I am convinced that addiction arises in people who have no peace of mind and whose anger may go back a very long way. My own drinking took off in my early twenties. I saw myself as a failure in love and a failure in my career and I blamed my irascible father for everything, in a home where there was constant conflict between my parents, all through my childhood and youth. As a young boy, very depressed and angry at times, I used to go on long walks in the countryside, to escape the strife and find some measure of peace, but I suffered from frequent head-aches and heavy colds, and because of poor sleep was obliged to give up my paper-round, around the age of twelve or thirteen..I was also afflicted with a severe attack of the flu, also quite badly with mumps and chicken-pox during my teens. As I grew older, with so much hate in my head for my father, I had to have something to ease the pain and so I used alcohol more and more as the anger inside increased. After a while I couldn't feel comfortable without the aid of a drink, and so the terrible craving began. As the anger inside got worse, so did my need for alcohol. Current resentments were coloured and magnified by the anger from the past, and all I could do to escape from my misery was to drink. I was cruel to my family and a 'mouse' to the outside world and I hated myself for being such a fraud. I was breathalysed and banned twice for drinking and driving. I lived in a state of perpetual fear, unable to function without a drink, vowing to stop every day and then drinking again, totally out of control. I was a mess, with no peace of mind and no self-esteem at all. I was a typical, two-sided alcoholic for many grim years, causing mayhem in the home, until I finally got rid of the anger through counselling and the programme of Alcoholics Anonymous, and feelings of love came in its place. I am the same to everyone now, and heresy as it may seem, I can drink 'socially' now and the terrible craving has gone, having found the love 'in me', which resides deep down in us all.
I submit if we all had enough love from the start, there would be no addictive or obsessive illness. Of course we can continue with our myopic approach, blaming drink, tobacco and 'unhealthy' foods, as well as our genes, for much of the nation's ill health, when I suspect the underlying cause is in essence a 'lack of love' at some stage of our lives.
A further indication that excessive emotional stress, rather than smoking or drinking, causes ill health, is the fact that, according to statistics, "the proportion of people reporting a limiting long-standing illness" rose by 33% concurrently with the decline in numbers of smokers during the last quarter of the 20th century. As examples of this, close to home, I must mention a friend of mine who began having asthma attacks as soon as he gave up smoking, as did a female acquaintance, while my father died as a result of an asthma attack soon after giving up smoking on the advice of his doctor. The truth is that my friend was deeply hurt by a failed love in his youth, my female acquaintance was raped when she was young, and my poor father, who suffered for years from insomnia, was as I later learned from my mother, severely traumatised by the war. I hated him as a boy, but I know now he had a burden to bear not of his making, and so I was able at last to forgive, which took all my anger away.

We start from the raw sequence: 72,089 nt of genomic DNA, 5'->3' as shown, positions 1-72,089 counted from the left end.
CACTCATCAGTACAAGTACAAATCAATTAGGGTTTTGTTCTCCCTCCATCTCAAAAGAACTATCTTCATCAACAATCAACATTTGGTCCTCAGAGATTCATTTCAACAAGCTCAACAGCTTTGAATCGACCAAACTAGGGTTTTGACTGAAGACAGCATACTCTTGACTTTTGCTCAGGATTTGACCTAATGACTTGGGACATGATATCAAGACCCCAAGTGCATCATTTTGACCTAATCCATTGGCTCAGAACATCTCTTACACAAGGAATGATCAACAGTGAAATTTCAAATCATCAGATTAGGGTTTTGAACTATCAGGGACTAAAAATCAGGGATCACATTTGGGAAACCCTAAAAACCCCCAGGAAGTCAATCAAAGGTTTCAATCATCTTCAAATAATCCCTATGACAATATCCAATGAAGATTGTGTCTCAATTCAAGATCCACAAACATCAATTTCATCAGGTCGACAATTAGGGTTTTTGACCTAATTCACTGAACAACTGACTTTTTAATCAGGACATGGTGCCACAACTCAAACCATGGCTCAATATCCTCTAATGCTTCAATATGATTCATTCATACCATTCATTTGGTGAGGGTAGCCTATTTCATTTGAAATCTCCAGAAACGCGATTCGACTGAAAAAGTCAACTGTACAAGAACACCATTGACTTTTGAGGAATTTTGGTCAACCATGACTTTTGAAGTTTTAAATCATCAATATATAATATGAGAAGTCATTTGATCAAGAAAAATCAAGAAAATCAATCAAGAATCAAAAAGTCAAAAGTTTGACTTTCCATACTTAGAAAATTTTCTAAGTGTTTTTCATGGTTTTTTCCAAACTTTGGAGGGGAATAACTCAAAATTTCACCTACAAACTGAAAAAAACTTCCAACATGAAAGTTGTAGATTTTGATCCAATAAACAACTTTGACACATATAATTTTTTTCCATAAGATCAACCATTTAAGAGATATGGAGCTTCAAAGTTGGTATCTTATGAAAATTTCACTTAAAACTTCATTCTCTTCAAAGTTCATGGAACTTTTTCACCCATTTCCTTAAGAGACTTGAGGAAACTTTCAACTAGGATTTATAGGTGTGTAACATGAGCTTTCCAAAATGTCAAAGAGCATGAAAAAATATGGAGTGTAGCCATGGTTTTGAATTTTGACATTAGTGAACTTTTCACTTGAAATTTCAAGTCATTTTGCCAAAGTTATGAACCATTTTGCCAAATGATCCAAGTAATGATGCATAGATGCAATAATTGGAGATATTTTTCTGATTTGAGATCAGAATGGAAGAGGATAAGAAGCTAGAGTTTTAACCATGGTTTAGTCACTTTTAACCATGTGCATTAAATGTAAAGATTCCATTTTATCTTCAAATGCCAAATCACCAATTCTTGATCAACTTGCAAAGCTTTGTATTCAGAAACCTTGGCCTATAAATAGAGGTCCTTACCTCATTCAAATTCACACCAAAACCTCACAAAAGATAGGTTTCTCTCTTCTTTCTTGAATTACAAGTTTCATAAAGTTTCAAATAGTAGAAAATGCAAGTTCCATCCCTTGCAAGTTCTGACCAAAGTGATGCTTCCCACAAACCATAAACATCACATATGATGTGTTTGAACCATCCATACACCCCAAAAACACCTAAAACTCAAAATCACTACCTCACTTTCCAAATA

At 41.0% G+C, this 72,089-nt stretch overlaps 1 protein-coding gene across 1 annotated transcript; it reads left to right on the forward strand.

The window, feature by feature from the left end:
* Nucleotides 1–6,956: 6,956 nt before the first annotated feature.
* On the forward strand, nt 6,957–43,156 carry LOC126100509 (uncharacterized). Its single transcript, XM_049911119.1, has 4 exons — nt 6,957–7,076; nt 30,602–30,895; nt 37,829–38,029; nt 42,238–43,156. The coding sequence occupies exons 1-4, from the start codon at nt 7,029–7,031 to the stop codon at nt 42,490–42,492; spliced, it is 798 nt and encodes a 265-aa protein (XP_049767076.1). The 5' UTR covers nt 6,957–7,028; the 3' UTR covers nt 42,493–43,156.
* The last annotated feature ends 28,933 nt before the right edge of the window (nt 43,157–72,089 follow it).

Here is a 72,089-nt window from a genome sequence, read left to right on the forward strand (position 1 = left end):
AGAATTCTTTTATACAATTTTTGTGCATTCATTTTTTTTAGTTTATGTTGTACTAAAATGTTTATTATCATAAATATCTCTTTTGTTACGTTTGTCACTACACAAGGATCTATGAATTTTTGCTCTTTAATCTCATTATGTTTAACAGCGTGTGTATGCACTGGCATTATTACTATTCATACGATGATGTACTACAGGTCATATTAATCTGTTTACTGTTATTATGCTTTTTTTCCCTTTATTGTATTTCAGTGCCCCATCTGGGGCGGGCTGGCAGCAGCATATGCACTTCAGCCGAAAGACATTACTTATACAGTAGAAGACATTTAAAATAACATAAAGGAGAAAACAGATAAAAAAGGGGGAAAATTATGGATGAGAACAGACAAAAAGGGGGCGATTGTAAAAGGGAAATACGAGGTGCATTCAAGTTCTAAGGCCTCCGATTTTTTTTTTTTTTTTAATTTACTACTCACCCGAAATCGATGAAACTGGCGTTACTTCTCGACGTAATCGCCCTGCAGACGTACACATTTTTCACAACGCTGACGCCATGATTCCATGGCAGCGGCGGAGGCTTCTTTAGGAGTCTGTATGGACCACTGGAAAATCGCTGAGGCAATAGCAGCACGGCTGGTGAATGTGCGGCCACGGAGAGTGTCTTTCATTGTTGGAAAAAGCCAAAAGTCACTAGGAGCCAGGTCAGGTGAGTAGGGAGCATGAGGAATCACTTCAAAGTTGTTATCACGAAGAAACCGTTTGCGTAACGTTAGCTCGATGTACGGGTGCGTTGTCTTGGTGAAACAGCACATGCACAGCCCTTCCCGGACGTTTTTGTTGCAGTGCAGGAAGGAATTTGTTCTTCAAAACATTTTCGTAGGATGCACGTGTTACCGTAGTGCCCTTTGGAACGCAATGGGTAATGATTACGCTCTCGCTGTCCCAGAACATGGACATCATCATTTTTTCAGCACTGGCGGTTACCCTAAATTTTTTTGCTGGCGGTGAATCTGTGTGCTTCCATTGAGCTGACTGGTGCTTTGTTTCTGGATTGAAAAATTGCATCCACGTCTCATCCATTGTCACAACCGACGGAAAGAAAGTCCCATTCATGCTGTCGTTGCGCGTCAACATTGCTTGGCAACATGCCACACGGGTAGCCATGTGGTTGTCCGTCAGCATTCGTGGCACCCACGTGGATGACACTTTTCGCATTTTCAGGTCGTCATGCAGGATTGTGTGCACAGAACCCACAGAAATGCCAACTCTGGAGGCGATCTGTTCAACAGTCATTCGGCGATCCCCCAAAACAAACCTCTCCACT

It is surely also significant that the recent increase in numbers of women who smoke is matched by increasing numbers of single Mums living on limited means, who feel obliged to work in order to raise a family and manage a home without the support of a partner, which must be hugely stressful for any woman, despite her superior emotional strength compared to that of a man.
Of course there are many who smoke or drink in moderation for comfort, as life is uncertain and makes many demands at the best of times and we don't know what happens when we die, and similar levels of stress may apply to some who have managed to kick the habit without too much trouble, who now abstain and dread the effects of cigarette smoke or alcohol on the system, as a direct result of government indoctrination. But I submit there must also be many who, like the women mentioned in my first paragraph, manage somehow to stop, but are still very stressed and therefore just as prone to ill health as before, although as a general rule, those who can’t stop will be more likely to have high levels of stress, compared with the bulk of the population, hence the statistical link between smoking and ill health...
I would therefore suggest that further investigation needs to take place to discover, by means of a few simple questions, why those who smoke or drink to excess or take drugs tend to be more stressed and unhappy, and therefore more prone to illness than most, thereby revising our assumptions about the alledged harmful effects of alcohol and tobacco, which are based entirely on statistical risks instead of empirical truth. Surely with any empirical search for the truth, ALL the facts must comply with the proposed hypothesis, otherwise there could be no discernible laws which govern nature or the physical universe, and no logical causes or remedies for illness obtainable by means of empirical research.
'True love' has been celebrated in song, story and verse throughout the ages, and the wonderful feeling it brings comes to us all around the time of puberty. So why does such love seldom succeed, when it would last a lifetime if given the chance? I submit that the stern priorities of education, finding a job and a home come first in most people's minds before love. In fact our society blithely denies the value of pubic love, calling it 'puppy love' or infatuation and writing it off as worthless. Yet we can all recall the name of the loved one the rest of our lives, and childhood sweethearts often re-unite in later life. Meanwhile fleeting sexual encounters leave little of value behind and often only distaste or regret, not to mention the risk of disease.
I hope someday our priorities will change, and the love which comes when we 'fall in love' will be acknowledged as being of prime importance in the scheme of things, to be nurtured and encouraged by parents and teachers alike. I submit only then will we have a happy, healthy society, in contrast to that of today, where love has become an irrelevance in the self-centred scramble for money, power and personal 'success' and where the intentions of politicians are not necessarily ‘noble’ or ‘honourable’, in a world where ‘political correctness’ overrides rigorous honesty, except in the case of a few..
Even scientists acknowledge the beauty of truth and Einstein once said of a mathematical concept that “it was so beautiful, it had to be true.” There can be nothing more beautiful than the love which coincides with the coming of puberty, during the halcyon(?) days of our childhood and youth.
Surely true love is everyones dream?
|Register to reply|
|How 'true' is preteen love?||General Discussion||25|
|Does anybody believe in true love?||General Discussion||30|
|What is true love||General Discussion||24|
|Trying to live buy a new def. of true love.||General Discussion||0|
|True Love||Social Sciences||6|